Wales is traditionally seen as an agrarian country and the traditional cuisines of Wales represent this heritage. Indeed, traditional foods tend to be simple, utilising readily-available ingredients and those cuts of meat that were not readily saleable. Baking is also a large part of the country's culinary culture and these dishes (such as Bara Brith [speckled bread]) tend to be fruitcakes that will keep for many days and were often served as a workman's tea. Traditional recipes such as cawl (a meat-based stew), Welsh rarebit, laver bread, brithyll abermeurig (Abermeurig trout) and Penclawdd cockles tend to be regional, reflecting the foods available in that region.

Of late, however, there has been a growing trend for many chefs to re-interpret these dishes in a more modern, fusion context.[11] Trout (especially sea trout, sewin) is also used.

Language[edit]

Religion[edit]

Main article: Religion in Wales

The largest religion in Wales is Christianity, with almost 72% of the population declaring to be Christian in the 2001 census. The Presbyterian Church of Wales was for many years the largest denomination and was born out of the Welsh Methodist revival in the eighteenth century and seceded from the Church of England in 1811; it had 34,819 members in 2004. The Church in Wales is now the largest with an average Sunday attendance of 41,500 in 2004. It forms part of the Anglican Communion, and was also part of the Church of England, but was disestablished by the British Government under the Welsh Church Act 1914. The Roman Catholic Church makes up the next largest denomination at 3% of the population. Non Christian religions have relatively few followers in Wales, making up less than 2% of the population. Over 26% of the population in Wales did not note a religion in the 2001 census (18.53% stated 'no religion' and 8.07% are noted as 'Religion not stated').[12]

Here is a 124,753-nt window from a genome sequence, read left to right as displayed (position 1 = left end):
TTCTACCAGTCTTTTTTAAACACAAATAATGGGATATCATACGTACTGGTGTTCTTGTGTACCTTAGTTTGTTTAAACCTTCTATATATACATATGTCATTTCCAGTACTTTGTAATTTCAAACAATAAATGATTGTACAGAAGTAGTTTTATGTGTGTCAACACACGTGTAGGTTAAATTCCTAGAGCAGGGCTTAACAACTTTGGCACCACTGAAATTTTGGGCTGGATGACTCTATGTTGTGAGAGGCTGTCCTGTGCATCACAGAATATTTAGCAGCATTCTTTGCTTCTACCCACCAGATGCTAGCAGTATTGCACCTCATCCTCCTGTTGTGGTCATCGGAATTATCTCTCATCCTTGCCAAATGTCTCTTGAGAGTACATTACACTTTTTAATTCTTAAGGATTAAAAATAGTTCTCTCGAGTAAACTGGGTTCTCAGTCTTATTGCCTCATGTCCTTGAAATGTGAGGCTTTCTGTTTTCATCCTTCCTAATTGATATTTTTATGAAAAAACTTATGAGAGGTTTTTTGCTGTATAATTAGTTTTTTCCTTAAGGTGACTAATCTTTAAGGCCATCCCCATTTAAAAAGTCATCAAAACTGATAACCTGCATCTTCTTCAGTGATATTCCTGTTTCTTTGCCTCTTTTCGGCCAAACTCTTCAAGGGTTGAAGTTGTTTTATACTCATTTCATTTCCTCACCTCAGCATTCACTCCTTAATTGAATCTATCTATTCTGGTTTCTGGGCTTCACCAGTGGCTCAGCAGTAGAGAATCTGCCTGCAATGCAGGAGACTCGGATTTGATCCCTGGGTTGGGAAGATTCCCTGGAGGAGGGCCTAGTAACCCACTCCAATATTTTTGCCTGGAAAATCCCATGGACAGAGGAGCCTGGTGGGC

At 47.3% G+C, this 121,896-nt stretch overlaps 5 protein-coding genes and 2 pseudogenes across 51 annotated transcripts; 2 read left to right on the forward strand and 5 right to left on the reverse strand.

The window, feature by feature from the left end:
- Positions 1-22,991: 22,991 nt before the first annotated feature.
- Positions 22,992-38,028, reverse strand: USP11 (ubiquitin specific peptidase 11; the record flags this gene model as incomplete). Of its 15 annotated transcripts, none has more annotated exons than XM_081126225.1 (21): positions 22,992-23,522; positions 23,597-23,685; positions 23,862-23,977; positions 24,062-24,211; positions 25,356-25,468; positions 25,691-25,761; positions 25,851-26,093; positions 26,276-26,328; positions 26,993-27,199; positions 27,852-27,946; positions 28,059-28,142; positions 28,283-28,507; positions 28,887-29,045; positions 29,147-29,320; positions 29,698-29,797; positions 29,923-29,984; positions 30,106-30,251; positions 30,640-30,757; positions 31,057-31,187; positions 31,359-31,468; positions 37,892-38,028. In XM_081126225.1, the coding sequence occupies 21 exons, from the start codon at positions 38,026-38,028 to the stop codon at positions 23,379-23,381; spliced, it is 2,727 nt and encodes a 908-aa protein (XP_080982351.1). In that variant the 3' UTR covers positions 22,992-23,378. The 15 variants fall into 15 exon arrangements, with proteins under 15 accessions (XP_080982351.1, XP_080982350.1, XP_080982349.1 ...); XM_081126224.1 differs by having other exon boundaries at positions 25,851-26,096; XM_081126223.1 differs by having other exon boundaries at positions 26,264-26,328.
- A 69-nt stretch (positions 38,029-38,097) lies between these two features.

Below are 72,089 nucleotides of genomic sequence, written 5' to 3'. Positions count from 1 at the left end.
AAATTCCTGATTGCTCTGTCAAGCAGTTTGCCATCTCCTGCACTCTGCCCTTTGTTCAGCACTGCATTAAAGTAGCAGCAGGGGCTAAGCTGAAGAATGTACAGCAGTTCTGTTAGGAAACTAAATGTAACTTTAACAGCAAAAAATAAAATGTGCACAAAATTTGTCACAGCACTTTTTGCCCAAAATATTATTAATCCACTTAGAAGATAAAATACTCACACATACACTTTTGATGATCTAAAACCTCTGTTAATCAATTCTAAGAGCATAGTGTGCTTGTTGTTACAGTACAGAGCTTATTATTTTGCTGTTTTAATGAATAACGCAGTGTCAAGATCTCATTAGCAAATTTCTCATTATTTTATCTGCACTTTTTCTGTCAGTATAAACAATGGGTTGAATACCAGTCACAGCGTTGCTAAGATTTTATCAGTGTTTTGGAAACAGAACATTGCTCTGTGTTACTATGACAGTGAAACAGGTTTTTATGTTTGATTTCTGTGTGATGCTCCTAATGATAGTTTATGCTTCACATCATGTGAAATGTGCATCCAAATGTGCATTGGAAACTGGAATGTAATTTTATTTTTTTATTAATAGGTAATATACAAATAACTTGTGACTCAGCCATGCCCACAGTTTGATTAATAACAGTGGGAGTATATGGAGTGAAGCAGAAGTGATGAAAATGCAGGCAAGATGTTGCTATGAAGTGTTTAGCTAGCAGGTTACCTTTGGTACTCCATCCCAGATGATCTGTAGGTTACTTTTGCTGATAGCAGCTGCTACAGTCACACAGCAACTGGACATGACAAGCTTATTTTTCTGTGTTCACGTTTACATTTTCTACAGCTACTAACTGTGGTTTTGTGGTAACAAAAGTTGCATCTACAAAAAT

Sport[edit]

Main article: Sport in Wales

Over fifty national governing bodies regulate and organise their sports in Wales.[13] Most of those involved in competitive sports select, organise and manage individuals or teams to represent their country at international events or fixtures against other countries. Wales is represented at major world sporting events such as the FIFA World Cup, Rugby World Cup and the Commonwealth Games. At the Olympics Games, Welsh athletes compete alongside those of Scotland, England and Northern Ireland as part of a Great Britain team.